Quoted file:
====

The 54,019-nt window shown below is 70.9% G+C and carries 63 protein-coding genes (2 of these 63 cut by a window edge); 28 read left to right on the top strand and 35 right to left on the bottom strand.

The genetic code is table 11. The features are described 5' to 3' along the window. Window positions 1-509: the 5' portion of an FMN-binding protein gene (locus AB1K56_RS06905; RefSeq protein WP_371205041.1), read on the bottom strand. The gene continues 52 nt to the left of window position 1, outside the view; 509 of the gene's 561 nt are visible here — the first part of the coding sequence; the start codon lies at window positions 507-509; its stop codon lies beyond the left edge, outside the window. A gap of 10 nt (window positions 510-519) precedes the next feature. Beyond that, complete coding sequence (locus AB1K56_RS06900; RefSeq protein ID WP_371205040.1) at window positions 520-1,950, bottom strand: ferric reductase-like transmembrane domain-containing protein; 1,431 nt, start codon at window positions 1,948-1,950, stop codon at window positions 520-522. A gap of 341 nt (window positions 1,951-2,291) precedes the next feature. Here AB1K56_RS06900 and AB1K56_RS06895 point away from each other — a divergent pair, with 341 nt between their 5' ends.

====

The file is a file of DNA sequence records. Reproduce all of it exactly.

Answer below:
The 54,019-nt window shown below is 70.9% G+C and carries 63 protein-coding genes (2 of these 63 cut by a window edge); 28 read left to right on the top strand and 35 right to left on the bottom strand.

The genetic code is table 11. The features are described 5' to 3' along the window. Window positions 1-509: the 5' portion of an FMN-binding protein gene (locus AB1K56_RS06905; RefSeq protein WP_371205041.1), read on the bottom strand. The gene continues 52 nt to the left of window position 1, outside the view; 509 of the gene's 561 nt are visible here — the first part of the coding sequence; the start codon lies at window positions 507-509; its stop codon lies beyond the left edge, outside the window. A gap of 10 nt (window positions 510-519) precedes the next feature. Beyond that, complete coding sequence (locus AB1K56_RS06900; RefSeq protein ID WP_371205040.1) at window positions 520-1,950, bottom strand: ferric reductase-like transmembrane domain-containing protein; 1,431 nt, start codon at window positions 1,948-1,950, stop codon at window positions 520-522. A gap of 341 nt (window positions 1,951-2,291) precedes the next feature. Here AB1K56_RS06900 and AB1K56_RS06895 point away from each other — a divergent pair, with 341 nt between their 5' ends.